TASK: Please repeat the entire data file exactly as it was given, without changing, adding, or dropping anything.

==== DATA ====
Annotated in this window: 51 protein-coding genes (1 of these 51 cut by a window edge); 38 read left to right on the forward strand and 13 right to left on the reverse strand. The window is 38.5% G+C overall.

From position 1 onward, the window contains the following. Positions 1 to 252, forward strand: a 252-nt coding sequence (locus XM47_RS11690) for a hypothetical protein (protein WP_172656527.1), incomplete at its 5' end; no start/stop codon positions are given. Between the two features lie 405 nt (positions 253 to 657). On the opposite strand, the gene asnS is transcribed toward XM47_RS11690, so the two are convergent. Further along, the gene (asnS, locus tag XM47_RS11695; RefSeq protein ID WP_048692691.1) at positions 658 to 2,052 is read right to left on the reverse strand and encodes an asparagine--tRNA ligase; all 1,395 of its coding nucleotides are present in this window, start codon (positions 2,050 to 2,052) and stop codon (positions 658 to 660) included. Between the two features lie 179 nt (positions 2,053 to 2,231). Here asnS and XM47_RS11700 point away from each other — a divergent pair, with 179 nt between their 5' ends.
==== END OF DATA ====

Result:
Annotated in this window: 51 protein-coding genes (1 of these 51 cut by a window edge); 38 read left to right on the forward strand and 13 right to left on the reverse strand. The window is 38.5% G+C overall.

From position 1 onward, the window contains the following. Positions 1 to 252, forward strand: a 252-nt coding sequence (locus XM47_RS11690) for a hypothetical protein (protein WP_172656527.1), incomplete at its 5' end; no start/stop codon positions are given. Between the two features lie 405 nt (positions 253 to 657). On the opposite strand, the gene asnS is transcribed toward XM47_RS11690, so the two are convergent. Further along, the gene (asnS, locus tag XM47_RS11695; RefSeq protein ID WP_048692691.1) at positions 658 to 2,052 is read right to left on the reverse strand and encodes an asparagine--tRNA ligase; all 1,395 of its coding nucleotides are present in this window, start codon (positions 2,050 to 2,052) and stop codon (positions 658 to 660) included. Between the two features lie 179 nt (positions 2,053 to 2,231). Here asnS and XM47_RS11700 point away from each other — a divergent pair, with 179 nt between their 5' ends.